Take the 2-minute tour ×
Mathematics Stack Exchange is a question and answer site for people studying math at any level and professionals in related fields. It's 100% free, no registration required.

The only way I know how to verify something as an exact differential is when it is in the form $P(x,y) dx + Q(x,y) dy$. The book's definition states that such a differential is exact if there exists a function $g(x,y)$ such that $\frac{\partial g}{\partial x} = P$ and $\frac{\partial g}{\partial y} = Q$.

That's all well and good, but I'm not sure how to express $\cos{z}$ $dz$ in the form $P(x,y) dx + Q(x,y) dy$.

Considering $z=x+iy$ and $cos{z} = \frac{1}{2}(e^{iz}+e^{-iz})$, I know that that $cos{z} = \frac{1}{2}(e^{-y+ix}+e^{y-ix})$, but I'm not sure how $dx$ and $dy$ fit in here or what the rules are for getting them from $dz$. Or even if that question makes sense. Should I even be trying to express $cos{z}$ $dz$ in the form $P(x,y) dx + Q(x,y) dy$?

Please help?

share|improve this question
    
I think you might be misunderstanding a concept and it is hard to interpret your question. Please elaborate because $cos(z)dz$ is not in the form $P(x,y)dx + Q(x,y)dy$. To be exact we must have ${P_y} = {Q_x}$. –  glebovg Oct 31 '12 at 23:01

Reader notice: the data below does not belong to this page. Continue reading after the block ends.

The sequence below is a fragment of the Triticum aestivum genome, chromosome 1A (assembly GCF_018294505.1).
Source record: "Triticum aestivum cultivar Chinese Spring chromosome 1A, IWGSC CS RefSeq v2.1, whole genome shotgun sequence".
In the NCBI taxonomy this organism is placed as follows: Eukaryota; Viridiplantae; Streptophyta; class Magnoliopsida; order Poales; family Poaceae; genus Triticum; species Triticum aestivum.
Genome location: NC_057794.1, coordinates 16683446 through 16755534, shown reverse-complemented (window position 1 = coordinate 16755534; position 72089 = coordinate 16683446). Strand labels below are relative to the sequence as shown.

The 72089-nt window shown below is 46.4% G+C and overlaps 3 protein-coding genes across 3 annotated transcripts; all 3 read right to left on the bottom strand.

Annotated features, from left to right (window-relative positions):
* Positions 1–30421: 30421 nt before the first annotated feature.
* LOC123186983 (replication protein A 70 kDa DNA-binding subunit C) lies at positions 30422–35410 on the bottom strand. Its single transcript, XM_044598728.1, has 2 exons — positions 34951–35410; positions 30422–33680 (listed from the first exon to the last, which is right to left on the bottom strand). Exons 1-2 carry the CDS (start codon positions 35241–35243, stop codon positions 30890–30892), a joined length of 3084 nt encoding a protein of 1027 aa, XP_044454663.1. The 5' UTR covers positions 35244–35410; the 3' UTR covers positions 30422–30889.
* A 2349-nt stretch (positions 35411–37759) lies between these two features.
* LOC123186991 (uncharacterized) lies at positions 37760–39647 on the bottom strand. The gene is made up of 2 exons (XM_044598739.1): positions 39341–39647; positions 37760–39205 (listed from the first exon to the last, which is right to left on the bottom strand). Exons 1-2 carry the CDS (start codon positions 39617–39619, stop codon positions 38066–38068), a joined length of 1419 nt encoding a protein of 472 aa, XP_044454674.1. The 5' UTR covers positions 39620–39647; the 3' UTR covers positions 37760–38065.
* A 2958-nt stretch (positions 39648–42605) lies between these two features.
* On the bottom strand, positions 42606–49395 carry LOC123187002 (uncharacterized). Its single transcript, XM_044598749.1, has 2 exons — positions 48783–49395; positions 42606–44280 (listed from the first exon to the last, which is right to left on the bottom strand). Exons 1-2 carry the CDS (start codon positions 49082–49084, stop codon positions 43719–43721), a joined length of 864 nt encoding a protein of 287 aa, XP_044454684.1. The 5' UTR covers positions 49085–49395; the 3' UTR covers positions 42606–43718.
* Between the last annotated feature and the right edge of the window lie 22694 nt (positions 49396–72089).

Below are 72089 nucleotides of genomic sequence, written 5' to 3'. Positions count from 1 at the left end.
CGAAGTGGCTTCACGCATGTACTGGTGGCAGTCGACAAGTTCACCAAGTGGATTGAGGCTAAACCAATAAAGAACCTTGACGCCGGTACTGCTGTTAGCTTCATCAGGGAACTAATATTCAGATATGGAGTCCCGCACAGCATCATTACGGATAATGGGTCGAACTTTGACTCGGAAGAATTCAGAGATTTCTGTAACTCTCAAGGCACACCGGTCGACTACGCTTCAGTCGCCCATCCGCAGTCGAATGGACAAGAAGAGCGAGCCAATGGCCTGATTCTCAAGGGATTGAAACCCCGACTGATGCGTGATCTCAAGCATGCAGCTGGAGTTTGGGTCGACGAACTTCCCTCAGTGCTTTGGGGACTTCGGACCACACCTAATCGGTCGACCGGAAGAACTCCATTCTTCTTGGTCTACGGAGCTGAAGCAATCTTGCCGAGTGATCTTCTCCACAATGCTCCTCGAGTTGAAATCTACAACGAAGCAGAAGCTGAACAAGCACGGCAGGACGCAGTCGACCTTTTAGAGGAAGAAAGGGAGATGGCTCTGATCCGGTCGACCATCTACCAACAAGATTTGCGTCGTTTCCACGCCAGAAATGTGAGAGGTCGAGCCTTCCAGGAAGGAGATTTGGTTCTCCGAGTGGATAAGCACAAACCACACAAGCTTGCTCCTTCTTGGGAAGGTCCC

add comment

1 Answer 1

up vote 3 down vote accepted

The complex differential $\cos z \, dz$ is exact if there is a function $f$ such that $df = \cos z \, dz$, i.e., an analytic function $f(z)$ with $f'(z) = \cos z$. Now you know (I hope) that $f(z) = \sin z$ does the job, so it is exact. You can actually spell out everything in terms of real and imaginary parts, and use $dz = dx + i \, dy$ to make it fit into the template for real forms, but I would not do it unless you have to.

share|improve this answer
    
That makes far more sense. Thank you. –  Arthur Skirvin Nov 1 '12 at 0:16
add comment

Your Answer

 
discard

By posting your answer, you agree to the privacy policy and terms of service.

Not the answer you're looking for? Browse other questions tagged or ask your own question.